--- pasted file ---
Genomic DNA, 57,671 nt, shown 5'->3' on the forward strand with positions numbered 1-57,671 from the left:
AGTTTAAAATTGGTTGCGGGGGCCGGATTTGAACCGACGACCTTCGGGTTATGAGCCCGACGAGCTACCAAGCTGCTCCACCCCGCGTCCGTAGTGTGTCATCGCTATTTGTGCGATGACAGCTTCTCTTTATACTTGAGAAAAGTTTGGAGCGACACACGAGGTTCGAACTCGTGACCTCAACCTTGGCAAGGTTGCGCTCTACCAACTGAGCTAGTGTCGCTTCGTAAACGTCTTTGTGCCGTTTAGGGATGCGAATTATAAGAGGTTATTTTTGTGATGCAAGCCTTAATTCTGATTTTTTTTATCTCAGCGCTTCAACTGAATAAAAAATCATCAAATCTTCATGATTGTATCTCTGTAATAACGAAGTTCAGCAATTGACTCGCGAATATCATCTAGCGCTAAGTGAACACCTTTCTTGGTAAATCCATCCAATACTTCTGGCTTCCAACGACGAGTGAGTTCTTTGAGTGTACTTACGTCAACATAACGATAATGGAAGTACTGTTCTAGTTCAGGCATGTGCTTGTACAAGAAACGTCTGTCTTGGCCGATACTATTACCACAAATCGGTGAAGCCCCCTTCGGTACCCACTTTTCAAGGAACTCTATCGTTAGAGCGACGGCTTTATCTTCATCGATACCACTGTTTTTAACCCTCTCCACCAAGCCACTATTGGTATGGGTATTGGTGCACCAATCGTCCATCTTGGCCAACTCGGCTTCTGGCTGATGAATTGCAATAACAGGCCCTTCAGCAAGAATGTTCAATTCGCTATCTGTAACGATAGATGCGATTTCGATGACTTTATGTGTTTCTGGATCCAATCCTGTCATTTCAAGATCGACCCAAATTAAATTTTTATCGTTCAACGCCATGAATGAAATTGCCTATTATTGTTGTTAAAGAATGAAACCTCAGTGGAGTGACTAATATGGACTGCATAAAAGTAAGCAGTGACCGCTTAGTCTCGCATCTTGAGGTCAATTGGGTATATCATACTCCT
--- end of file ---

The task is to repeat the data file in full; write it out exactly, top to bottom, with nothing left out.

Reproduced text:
Genomic DNA, 57,671 nt, shown 5'->3' on the forward strand with positions numbered 1-57,671 from the left:
AGTTTAAAATTGGTTGCGGGGGCCGGATTTGAACCGACGACCTTCGGGTTATGAGCCCGACGAGCTACCAAGCTGCTCCACCCCGCGTCCGTAGTGTGTCATCGCTATTTGTGCGATGACAGCTTCTCTTTATACTTGAGAAAAGTTTGGAGCGACACACGAGGTTCGAACTCGTGACCTCAACCTTGGCAAGGTTGCGCTCTACCAACTGAGCTAGTGTCGCTTCGTAAACGTCTTTGTGCCGTTTAGGGATGCGAATTATAAGAGGTTATTTTTGTGATGCAAGCCTTAATTCTGATTTTTTTTATCTCAGCGCTTCAACTGAATAAAAAATCATCAAATCTTCATGATTGTATCTCTGTAATAACGAAGTTCAGCAATTGACTCGCGAATATCATCTAGCGCTAAGTGAACACCTTTCTTGGTAAATCCATCCAATACTTCTGGCTTCCAACGACGAGTGAGTTCTTTGAGTGTACTTACGTCAACATAACGATAATGGAAGTACTGTTCTAGTTCAGGCATGTGCTTGTACAAGAAACGTCTGTCTTGGCCGATACTATTACCACAAATCGGTGAAGCCCCCTTCGGTACCCACTTTTCAAGGAACTCTATCGTTAGAGCGACGGCTTTATCTTCATCGATACCACTGTTTTTAACCCTCTCCACCAAGCCACTATTGGTATGGGTATTGGTGCACCAATCGTCCATCTTGGCCAACTCGGCTTCTGGCTGATGAATTGCAATAACAGGCCCTTCAGCAAGAATGTTCAATTCGCTATCTGTAACGATAGATGCGATTTCGATGACTTTATGTGTTTCTGGATCCAATCCTGTCATTTCAAGATCGACCCAAATTAAATTTTTATCGTTCAACGCCATGAATGAAATTGCCTATTATTGTTGTTAAAGAATGAAACCTCAGTGGAGTGACTAATATGGACTGCATAAAAGTAAGCAGTGACCGCTTAGTCTCGCATCTTGAGGTCAATTGGGTATATCATACTCCT